HC Deb 10 March 1960 vol 619 cc640-2
Mr. Reynolds

On a point of order. I am sorry, Mr. Speaker, that I was unable to give adequate notice of this, but we have just been told by the Leader of the House that on Monday the Government propose to find time for a Motion in the name of the Minister of Housing and Local Government to give an Instruction to the Standing Committee on the Public Bodies (Admission of the Press to Meetings) Bill. The Motion appears on today's Order Paper.

[That it be an instruction to the Committee on the Bill that they have power to make provision in the Bill for requiring members of the public other than representatives of the press to be admitted to meetings of bodies exercising public functions, and for matters arising out of their admission.]

As I understand, this Instruction is procedural advice to cover gross ineptitude in the original drafting of the Bill and would allow the Committee to extend its deliberations to saying whether or not it considered it fit to admit the public to meetings covered by the terms of the Bill.

I have given notice, on page 2372 of today's Order Paper, of my intention to ask the Leader of the House, under what is commonly referred to as the Ten Minutes Rule, to seek leave to introduce a Public Bodies (Admission of the Public to Meetings) Bill to provide for the admission of the public to the meetings of certain bodies exercising public functions. I believe—and this can be easily ascertained—that my notice of Motion was in before the notice in the name of the Minister of Housing and Local Government.

I should like to ask, therefore, whether the Motion in the name of the Minister of Housing and Local Government is in order, in view of what is contained in pages 403 and 404 of the sixteenth edition of Erskine May which, after describing the position, goes on to say: Thus a motion (other than a motion for leave to bring in a bill) is out of order if it anticipates a notice of motion for leave to bring in a bill (g) that includes the subject proposed to be dealt with by the motion. I would respectfully submit that as my notice of Motion to bring in a Bill covers the matters which are dealt with in the Instruction in the Motion which it is intended to move on Monday, the Instruction itself is out of order in view of the fact, as. I believe, that my notice of Motion was handed in to the Clerks at the Table before that of the Minister. I am not certain of that, but I am sure that it can be easily ascertained.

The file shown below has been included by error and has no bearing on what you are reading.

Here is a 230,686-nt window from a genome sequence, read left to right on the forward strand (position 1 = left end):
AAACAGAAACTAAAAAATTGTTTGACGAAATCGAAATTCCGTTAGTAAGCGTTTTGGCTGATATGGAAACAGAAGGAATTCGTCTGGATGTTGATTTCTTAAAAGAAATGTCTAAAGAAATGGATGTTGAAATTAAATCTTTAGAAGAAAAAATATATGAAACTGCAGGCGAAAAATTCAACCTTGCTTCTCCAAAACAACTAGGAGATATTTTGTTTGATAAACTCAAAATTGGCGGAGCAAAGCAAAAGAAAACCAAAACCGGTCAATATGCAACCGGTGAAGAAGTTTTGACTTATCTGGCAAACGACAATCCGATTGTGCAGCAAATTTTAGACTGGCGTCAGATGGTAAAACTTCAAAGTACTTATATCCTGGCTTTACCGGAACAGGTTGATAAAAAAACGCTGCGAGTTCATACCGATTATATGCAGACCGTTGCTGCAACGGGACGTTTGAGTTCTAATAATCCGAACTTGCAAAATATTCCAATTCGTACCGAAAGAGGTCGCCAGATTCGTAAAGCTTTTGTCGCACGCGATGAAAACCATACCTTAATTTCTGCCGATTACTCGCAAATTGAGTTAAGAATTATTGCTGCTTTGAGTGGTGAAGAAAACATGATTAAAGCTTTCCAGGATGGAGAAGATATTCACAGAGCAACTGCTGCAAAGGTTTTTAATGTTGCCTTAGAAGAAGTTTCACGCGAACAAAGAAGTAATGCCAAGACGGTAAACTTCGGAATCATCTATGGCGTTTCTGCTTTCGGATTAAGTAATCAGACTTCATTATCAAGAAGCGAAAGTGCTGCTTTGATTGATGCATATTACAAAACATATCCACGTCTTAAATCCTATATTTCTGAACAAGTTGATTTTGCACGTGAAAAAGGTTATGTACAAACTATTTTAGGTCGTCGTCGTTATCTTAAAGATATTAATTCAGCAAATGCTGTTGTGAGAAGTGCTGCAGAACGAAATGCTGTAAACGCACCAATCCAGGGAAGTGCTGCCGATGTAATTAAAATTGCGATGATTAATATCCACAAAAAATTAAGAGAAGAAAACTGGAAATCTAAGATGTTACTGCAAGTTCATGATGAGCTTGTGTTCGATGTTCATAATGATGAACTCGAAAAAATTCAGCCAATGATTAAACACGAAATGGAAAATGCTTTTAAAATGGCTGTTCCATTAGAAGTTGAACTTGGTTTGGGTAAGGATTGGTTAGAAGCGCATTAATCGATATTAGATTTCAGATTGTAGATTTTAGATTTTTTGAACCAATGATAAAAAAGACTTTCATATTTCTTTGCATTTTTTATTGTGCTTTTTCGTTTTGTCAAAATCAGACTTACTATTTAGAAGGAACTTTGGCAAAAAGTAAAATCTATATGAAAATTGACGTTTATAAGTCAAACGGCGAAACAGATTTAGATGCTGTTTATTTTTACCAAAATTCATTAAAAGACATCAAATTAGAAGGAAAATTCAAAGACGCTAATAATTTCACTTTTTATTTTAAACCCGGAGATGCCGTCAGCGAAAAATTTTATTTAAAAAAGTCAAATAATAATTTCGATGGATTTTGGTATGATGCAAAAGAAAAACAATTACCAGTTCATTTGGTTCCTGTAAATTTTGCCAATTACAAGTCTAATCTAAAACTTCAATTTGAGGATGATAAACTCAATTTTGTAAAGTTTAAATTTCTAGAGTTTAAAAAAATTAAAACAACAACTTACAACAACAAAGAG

Mr. Speaker

On the last point of fact the hon. Member is quite right. His notice beat the other by 40 minutes. On the face of this problem, I think it is necessary to bear in mind, with regard to the rule about anticipation, that a Motion must not be anticipated if it is contained in a more effective proceeding but, in the terms of one of the pages of Erskine May to which the hon. Member was referring, … it may be anticipated if it is contained in an equally or less effective form. At first glance at this matter, it looks as though in this case a Motion for an Instruction to the Committee on the Bill would seem to be as effective as a Motion for leave to introduce the Bill, but I confess to the House and to the hon. Member that not the least uninterrupted time for study is Question Time. I will undertake to look further into this and rule on the matter on Monday before the first Motion comes up.

Mr. C. Pannell

May I call your attention, Mr. Speaker, to the debate which took place on Second Reading of the Public Bodies (Admission of the Press to Meetings) Bill on Friday, 5th February, and the fact that I, among others, raised this point of the orderliness of the Bill in so far as its seconder, the hon. Member for Gloucestershire, South (Mr. Corfield), indicated that he wished to interpolate into the Long Title the question of the admission of the public. You gave a Ruling in which you threw the responsibility completely on the Chairman of the Committee. I merely raise this matter for further information, but it is rather mystifying to us when that Ruling seems to have been upset or negatived by this Motion.

When you inform the House on Monday about your researches into this matter, we should like the position clarified in case this is raised again, because you will know, Mr. Speaker, that I, with some of my hon. Friends, argued this very point and we tended to be overruled during the course of the debate when the hon. Lady the Member for Finchley (Mrs. Thatcher) moved the Second Reading of her Bill on 5th February.

Mr. Speaker

Yes, I remember quite well what the hon. Member is referring to and, of course, I will look at it in this connection, but I do not think that it is complicated really. The circumstances then were that there was a question whether some suggested Amendment fell within the scope of the Bill or not. That, clearly, would be a matter for the Chairman of the Committee and since, should he be deemed or alleged to be wrong thereafter, there would be, in effect, an appeal to me, it was extremely important that I should not rule on the matter at that stage. I think that that was all that arose then.

Mr. Reynolds

I am much obliged to you, Mr. Speaker. When you are considering this matter, would you read the Ruling made by Mr. Speaker Denison on 23rd June, 1871, when a similar point was raised?

Mr. Speaker